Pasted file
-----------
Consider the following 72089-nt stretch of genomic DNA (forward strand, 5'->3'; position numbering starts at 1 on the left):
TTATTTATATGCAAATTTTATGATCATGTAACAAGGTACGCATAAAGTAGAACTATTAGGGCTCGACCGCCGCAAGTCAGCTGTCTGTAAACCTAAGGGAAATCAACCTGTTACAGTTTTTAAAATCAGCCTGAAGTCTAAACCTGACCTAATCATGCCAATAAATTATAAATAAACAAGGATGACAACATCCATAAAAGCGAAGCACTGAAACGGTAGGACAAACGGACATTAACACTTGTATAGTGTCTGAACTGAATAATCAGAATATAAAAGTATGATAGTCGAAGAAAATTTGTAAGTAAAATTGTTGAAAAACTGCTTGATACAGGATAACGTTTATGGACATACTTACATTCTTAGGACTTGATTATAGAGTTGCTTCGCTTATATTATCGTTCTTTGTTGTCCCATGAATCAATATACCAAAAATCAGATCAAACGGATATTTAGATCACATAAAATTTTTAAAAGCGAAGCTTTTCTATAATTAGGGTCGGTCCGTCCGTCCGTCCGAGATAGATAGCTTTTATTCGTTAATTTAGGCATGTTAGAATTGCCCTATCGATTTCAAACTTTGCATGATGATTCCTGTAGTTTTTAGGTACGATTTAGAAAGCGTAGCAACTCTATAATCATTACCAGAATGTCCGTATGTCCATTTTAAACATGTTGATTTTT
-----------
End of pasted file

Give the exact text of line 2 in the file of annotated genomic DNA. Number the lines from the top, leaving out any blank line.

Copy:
TTATTTATATGCAAATTTTATGATCATGTAACAAGGTACGCATAAAGTAGAACTATTAGGGCTCGACCGCCGCAAGTCAGCTGTCTGTAAACCTAAGGGAAATCAACCTGTTACAGTTTTTAAAATCAGCCTGAAGTCTAAACCTGACCTAATCATGCCAATAAATTATAAATAAACAAGGATGACAACATCCATAAAAGCGAAGCACTGAAACGGTAGGACAAACGGACATTAACACTTGTATAGTGTCTGAACTGAATAATCAGAATATAAAAGTATGATAGTCGAAGAAAATTTGTAAGTAAAATTGTTGAAAAACTGCTTGATACAGGATAACGTTTATGGACATACTTACATTCTTAGGACTTGATTATAGAGTTGCTTCGCTTATATTATCGTTCTTTGTTGTCCCATGAATCAATATACCAAAAATCAGATCAAACGGATATTTAGATCACATAAAATTTTTAAAAGCGAAGCTTTTCTATAATTAGGGTCGGTCCGTCCGTCCGTCCGAGATAGATAGCTTTTATTCGTTAATTTAGGCATGTTAGAATTGCCCTATCGATTTCAAACTTTGCATGATGATTCCTGTAGTTTTTAGGTACGATTTAGAAAGCGTAGCAACTCTATAATCATTACCAGAATGTCCGTATGTCCATTTTAAACATGTTGATTTTT